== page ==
There is an alternative
As a dairy herdsman, I have managed some of the most productive and disease-free herds in areas as diverse as Saudi Arabia, Norway, Wales and the South West of England.
Although farms exist against a background of foxes, badgers, rabbits, deer and small rodents – all potential carriers of harm – too few British farmers manage to prevent the infection of their stock.
The overriding factors for success are good husbandry and attention to detail to promote health and hygiene in order to stifle disease.
Standing water readily harbours malignancy. Cattle in the UK rely on water troughs that are rarely cleaned out, even after the winter period when the troughs have been stagnating.
In the springtime, when cattle go out to grass, they are expected to quaff a cocktail of dead birds, rodents and the inevitable bacteria-ridden sludge at the bottom of the tank.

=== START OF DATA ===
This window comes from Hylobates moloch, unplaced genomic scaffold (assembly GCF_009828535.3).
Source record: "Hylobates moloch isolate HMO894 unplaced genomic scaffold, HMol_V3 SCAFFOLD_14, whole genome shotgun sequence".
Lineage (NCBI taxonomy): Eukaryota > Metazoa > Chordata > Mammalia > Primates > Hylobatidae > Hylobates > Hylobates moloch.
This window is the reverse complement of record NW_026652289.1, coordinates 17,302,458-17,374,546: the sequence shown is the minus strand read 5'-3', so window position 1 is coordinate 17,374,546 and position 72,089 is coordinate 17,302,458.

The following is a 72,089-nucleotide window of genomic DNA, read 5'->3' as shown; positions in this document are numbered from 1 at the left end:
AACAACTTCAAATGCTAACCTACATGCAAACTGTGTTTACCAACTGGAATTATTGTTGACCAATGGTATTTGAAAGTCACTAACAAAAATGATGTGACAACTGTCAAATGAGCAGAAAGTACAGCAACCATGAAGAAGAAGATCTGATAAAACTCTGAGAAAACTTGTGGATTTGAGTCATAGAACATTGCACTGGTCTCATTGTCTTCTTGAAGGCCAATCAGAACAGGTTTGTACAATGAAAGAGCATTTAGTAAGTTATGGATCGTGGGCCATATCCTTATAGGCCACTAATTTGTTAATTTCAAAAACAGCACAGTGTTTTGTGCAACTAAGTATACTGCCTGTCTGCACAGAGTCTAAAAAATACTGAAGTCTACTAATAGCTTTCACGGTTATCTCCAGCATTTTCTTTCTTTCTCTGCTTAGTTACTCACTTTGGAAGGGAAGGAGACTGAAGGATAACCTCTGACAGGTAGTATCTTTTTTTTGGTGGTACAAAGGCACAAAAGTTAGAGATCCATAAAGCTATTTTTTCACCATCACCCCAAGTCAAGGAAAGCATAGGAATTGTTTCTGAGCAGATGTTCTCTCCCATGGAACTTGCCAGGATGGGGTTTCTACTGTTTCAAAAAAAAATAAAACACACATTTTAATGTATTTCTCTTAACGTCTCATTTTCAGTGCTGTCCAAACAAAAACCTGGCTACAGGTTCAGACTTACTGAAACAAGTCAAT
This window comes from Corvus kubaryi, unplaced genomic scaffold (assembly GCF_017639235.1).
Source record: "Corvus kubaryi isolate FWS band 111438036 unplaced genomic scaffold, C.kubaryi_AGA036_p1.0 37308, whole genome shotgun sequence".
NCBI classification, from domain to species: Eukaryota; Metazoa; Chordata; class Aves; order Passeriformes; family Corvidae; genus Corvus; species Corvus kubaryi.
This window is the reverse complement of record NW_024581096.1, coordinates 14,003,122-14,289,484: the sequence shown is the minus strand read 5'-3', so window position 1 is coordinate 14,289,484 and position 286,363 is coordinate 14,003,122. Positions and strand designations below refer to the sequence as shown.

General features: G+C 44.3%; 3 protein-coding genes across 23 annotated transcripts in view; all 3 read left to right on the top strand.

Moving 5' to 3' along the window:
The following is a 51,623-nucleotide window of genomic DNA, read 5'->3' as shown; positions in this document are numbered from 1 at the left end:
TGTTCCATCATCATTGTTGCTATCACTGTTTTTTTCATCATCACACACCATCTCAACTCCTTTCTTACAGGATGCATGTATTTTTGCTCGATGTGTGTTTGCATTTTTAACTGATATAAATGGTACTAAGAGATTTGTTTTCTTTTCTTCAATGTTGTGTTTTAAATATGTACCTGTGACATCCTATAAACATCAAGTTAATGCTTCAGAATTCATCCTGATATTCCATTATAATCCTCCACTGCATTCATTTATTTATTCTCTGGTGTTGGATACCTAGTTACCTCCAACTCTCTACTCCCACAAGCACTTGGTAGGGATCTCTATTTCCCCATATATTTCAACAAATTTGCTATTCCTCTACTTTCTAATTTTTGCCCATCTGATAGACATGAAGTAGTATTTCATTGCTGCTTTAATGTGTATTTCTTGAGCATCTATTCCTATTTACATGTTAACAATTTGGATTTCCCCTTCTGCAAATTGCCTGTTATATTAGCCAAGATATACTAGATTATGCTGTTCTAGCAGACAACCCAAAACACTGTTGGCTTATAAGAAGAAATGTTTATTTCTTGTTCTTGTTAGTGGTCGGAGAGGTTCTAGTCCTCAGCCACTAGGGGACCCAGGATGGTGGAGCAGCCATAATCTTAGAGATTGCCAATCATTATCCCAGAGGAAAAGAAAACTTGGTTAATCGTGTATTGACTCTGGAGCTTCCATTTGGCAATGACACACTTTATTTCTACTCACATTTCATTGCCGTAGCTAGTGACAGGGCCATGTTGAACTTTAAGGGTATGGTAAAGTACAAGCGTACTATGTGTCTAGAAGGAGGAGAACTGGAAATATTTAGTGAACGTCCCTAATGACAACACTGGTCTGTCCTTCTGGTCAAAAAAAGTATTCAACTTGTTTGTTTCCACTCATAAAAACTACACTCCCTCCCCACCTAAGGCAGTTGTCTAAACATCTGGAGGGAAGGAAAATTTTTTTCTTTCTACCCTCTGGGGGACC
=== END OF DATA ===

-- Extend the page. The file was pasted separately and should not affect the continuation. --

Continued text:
Badgers, too, use the troughs and so add their own spittle to the brew. We are then surprised when cattle contract TB and we blame the badgers. It would not be difficult to make troughs completely badger proof.
A rigorously controlled experiment of two dozen farms within an area high in TB, in which hygiene and water management was strictly enforced and inspected, would quickly establish whether the badgers or the farmer were to blame.
The culling of badgers and slaughtering livestock, expensive and almost certainly ineffective, might be averted.
I believe that we must pursue sound husbandry practice within our agricultural industry. This not only promotes efficiency but continues an uninterrupted supply of food into what may be a shortfall in the foreseeable future.
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